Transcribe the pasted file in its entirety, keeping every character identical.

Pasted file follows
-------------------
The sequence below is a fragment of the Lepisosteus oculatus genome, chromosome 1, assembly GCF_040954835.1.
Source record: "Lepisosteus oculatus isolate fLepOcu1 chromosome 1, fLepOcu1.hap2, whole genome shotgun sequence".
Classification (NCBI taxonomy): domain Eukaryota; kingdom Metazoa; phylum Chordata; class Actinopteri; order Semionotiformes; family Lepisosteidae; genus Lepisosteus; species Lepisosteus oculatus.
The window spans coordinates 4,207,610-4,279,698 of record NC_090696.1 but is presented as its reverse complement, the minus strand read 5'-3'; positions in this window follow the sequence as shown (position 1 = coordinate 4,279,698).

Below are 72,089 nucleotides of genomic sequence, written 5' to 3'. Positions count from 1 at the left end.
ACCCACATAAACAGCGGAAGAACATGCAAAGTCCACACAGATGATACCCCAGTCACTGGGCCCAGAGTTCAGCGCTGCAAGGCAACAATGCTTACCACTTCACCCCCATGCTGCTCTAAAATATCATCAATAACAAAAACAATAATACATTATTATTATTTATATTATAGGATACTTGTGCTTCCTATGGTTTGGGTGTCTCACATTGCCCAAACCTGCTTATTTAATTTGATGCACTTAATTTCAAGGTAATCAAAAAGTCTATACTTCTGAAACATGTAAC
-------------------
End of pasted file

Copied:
The sequence below is a fragment of the Lepisosteus oculatus genome, chromosome 1, assembly GCF_040954835.1.
Source record: "Lepisosteus oculatus isolate fLepOcu1 chromosome 1, fLepOcu1.hap2, whole genome shotgun sequence".
Classification (NCBI taxonomy): domain Eukaryota; kingdom Metazoa; phylum Chordata; class Actinopteri; order Semionotiformes; family Lepisosteidae; genus Lepisosteus; species Lepisosteus oculatus.
The window spans coordinates 4,207,610-4,279,698 of record NC_090696.1 but is presented as its reverse complement, the minus strand read 5'-3'; positions in this window follow the sequence as shown (position 1 = coordinate 4,279,698).

Below are 72,089 nucleotides of genomic sequence, written 5' to 3'. Positions count from 1 at the left end.
ACCCACATAAACAGCGGAAGAACATGCAAAGTCCACACAGATGATACCCCAGTCACTGGGCCCAGAGTTCAGCGCTGCAAGGCAACAATGCTTACCACTTCACCCCCATGCTGCTCTAAAATATCATCAATAACAAAAACAATAATACATTATTATTATTTATATTATAGGATACTTGTGCTTCCTATGGTTTGGGTGTCTCACATTGCCCAAACCTGCTTATTTAATTTGATGCACTTAATTTCAAGGTAATCAAAAAGTCTATACTTCTGAAACATGTAAC